From the original at http://www.alquds.co.uk/?p=239579
On October 24, the Qatari-owned Al-Quds al-Arabi daily carried the following report by its correspondent in Antakya Hazem Salah: “Numerous signs emerged recently at the level of An-Nusra Front’s practices in Syria, thus provoking fears among most of those following the Syrian revolution. Indeed, these practices pointed to the prevalence of the “brothers in the methodology” principle, which is brandished by the followers of Salafi Jihadist ideology around the world, over the interests, fate and future of the Syrian revolution. Hence, affiliation with Al-Qa’idah organization, which is not limited by any geographic borders that are not recognized to begin with, is nowadays casting its shadow over An-Nusra Front, after years of fighting the Syrian regime on Syrian soil and An-Nusra’s entering into the hearts of most of the Syrians.
“This [sympathy] is due to its high combat abilities and the fact that it acted as the spearhead in many decisive battles in the history of the Syrian revolution, in light of its organization that was not reached by most of the factions that stemmed from this revolution. An-Nusra Front, stood alongside the Syrian factions in the face of ISIL, and was the most deceived by it and subjected to mass murders committed by its elements in Eastern Syria… The confusion in An-Nusra’s policy towards ISIL is clear, knowing they are two factions from one school and that they share many references. In addition, many among An-Nusra’s elements sympathize with ISIL, a thing which cannot be denied and has led to the weakening of the central command of the organization, after each Emir started to adopt his own policy in dealing with ISIL and downplayed the central command and decision that characterized An-Nusra…
“Today, there is a fear of seeing An-Nusra tilting in favor of ISIL, especially after important posts in it were surrendered to individuals known for their extremist positions that converge with ISIL’s. This increased after the assassination of the moderate Syrian leaders in An-Nusra and their replacement with Jordanians for the most part. But the worst development was the launching of the international campaign against ISIL, which provoked wide sympathy in its favor and pushed many members of An-Nusra to call for joining ISIL, knowing that some already did that without waiting for the command. The truce initiative between the factions in Syria, which was launched by the Salafi Jihadist Ansaruddin Front – that does not belong to Al-Qa’idah according to its statements, although most of its fighters are non-Syrians… – featured ceasefire between ISIL and the Islamic factions, in light of the international campaign on the Jihadists’ positions in Iraq and Syria.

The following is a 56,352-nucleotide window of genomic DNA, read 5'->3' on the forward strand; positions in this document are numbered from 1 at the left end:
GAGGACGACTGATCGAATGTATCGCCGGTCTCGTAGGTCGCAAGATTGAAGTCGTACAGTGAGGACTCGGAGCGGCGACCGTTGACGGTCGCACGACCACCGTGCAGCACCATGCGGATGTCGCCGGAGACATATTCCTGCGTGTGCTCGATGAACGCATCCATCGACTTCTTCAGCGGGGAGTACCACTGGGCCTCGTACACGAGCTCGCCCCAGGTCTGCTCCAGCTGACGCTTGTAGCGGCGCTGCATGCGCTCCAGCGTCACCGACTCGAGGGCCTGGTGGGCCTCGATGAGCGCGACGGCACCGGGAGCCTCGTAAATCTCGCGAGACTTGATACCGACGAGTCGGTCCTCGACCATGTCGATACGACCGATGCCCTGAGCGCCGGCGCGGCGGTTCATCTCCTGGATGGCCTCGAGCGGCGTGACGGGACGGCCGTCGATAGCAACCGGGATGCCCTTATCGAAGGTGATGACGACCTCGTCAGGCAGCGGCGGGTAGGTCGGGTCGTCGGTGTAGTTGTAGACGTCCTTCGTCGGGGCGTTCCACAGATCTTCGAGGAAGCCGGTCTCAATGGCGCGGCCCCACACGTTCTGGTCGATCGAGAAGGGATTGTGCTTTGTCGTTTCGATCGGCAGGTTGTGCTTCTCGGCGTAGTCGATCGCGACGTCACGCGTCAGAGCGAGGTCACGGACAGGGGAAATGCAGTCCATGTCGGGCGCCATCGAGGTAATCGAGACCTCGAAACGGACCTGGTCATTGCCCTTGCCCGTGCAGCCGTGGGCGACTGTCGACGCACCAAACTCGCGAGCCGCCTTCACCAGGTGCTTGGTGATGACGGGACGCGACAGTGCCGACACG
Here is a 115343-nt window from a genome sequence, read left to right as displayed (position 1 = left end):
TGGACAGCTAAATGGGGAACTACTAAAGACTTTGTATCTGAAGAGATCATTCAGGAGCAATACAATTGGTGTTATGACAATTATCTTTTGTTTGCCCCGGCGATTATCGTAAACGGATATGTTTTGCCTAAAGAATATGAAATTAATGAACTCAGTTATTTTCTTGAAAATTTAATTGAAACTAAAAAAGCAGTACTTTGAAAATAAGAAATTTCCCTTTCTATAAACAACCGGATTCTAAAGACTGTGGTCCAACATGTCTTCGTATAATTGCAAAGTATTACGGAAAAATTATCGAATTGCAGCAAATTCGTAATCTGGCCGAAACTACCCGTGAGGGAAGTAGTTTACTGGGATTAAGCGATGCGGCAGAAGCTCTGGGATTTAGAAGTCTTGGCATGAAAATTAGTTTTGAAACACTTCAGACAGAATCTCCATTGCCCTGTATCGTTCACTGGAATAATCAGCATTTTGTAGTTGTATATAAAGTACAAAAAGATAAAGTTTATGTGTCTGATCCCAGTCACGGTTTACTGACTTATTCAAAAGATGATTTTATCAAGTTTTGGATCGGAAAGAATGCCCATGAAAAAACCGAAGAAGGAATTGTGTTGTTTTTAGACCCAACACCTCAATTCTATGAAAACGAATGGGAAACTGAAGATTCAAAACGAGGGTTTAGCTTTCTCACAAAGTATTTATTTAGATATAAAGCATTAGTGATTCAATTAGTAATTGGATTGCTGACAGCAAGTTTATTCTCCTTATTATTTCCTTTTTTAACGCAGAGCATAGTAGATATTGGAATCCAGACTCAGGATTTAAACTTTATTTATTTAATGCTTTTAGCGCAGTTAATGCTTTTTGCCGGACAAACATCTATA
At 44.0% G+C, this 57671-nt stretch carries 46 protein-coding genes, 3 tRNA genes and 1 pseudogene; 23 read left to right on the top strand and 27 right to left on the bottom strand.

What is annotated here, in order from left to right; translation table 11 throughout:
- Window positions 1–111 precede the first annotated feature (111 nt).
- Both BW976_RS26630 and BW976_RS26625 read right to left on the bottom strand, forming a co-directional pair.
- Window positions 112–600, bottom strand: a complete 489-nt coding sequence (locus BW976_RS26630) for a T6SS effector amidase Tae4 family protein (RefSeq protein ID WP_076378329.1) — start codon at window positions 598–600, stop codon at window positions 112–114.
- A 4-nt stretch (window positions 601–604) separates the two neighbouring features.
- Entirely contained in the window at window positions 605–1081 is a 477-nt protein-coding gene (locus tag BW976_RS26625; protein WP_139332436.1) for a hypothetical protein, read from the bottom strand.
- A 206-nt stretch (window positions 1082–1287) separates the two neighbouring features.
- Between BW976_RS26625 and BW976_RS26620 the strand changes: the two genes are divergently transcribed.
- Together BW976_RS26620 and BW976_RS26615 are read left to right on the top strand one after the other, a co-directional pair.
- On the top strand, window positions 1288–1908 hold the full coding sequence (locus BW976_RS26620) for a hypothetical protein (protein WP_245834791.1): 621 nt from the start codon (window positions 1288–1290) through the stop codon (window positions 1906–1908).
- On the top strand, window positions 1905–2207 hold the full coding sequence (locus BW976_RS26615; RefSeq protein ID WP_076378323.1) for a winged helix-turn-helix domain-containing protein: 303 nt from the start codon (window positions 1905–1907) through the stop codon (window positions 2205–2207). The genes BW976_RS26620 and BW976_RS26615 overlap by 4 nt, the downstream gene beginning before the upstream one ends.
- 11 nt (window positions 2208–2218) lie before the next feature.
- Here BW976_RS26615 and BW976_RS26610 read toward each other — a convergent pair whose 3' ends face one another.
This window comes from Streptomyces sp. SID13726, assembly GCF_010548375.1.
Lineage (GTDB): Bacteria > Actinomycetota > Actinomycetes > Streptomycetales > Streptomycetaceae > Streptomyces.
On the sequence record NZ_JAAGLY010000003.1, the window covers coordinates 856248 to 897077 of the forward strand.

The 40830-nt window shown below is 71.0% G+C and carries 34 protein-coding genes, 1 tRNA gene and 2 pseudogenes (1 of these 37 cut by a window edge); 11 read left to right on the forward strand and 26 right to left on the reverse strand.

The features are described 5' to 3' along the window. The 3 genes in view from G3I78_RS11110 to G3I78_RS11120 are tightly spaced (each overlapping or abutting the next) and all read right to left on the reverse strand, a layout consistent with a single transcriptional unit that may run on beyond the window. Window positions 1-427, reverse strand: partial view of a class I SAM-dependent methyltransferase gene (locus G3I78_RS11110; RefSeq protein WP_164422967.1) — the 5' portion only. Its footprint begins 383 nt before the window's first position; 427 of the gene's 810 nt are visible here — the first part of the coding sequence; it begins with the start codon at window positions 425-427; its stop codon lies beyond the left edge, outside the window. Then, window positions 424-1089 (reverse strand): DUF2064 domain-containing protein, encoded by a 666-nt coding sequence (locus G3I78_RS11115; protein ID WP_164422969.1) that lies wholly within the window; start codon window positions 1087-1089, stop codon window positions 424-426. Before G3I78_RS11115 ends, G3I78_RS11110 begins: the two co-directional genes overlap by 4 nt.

“Most of the theoreticians of international Jihad blessed and signed this truce, including Abu Muhammad al-Makdissi, Abu Qatada the Palestinian and Al-Muheissni among others, knowing that the majority of the signatories were not Syria. At this level, An-Nusra’s acceptance of this initiative, its recognition of the fact that ISIL is a Mujahid faction and that An-Nusra should stand alongside it, is a dangerous sign, which in addition to the previous signs, points to An-Nusra’s possible pledging of its allegiance to ISIL, a thing that would threaten the future of the Syrian revolution, especially in the Syrian South where An-Nusra enjoys a presence that is not to be taken lightly.”
We have been translating a number of pieces over the last few months that focus on the emerging debate by sunni jihadists in the Maghreb/North Africa about whether to declare and join ISIS or whether a separate caliphate should be declared.
The bottom line as this excellent Al-Akhbar article makes clear: 1) It is only a matter of time before there is such a declaration, 2) it will ONLY buttress the chaos, contingency and far-flung danger that was originally spawned by the disasterous decision by the Obama administration to allow our allies to militarize the Syria conflict in mid 2011 and, 3) Tunisia will likely come under sustained attack from three sides, west, east and south, 4) Algeria’s insurgency will grow and both Egypt and Morocco will likely feel increased pressure from the insurgency/New IS on the eastern and westn sides of this IS formation.
Very bad news in the offing seems likely for north africa, leading to a greater sense in the US especially that MORE intervention is necessary – which will only accelerate a wider collapse of the tenuous existing security architecture.
Time to partition Syria on de facto lines with the non-ISIS forces and thereby stabilize a deal with the murderous Bashar who gets to “stay” (in this formula, Turkey would stand to gain a number of objectives while losing the main one: Bashar out)…. force a KSA-Iran rapprochment (we do have leverage with KSA and can force/lubricate a deal, especially if yeman stabilization is a part of that carrot for KSA) and allow for a post US election, nuclear deal with Iran to come into effect one way or another – with or without the US senate as is possible to a great extent.
Once these high level sources of conflict are mitigated, then and ONLY then can ISIS be effectively countered.. now also possibly in North Africa as well!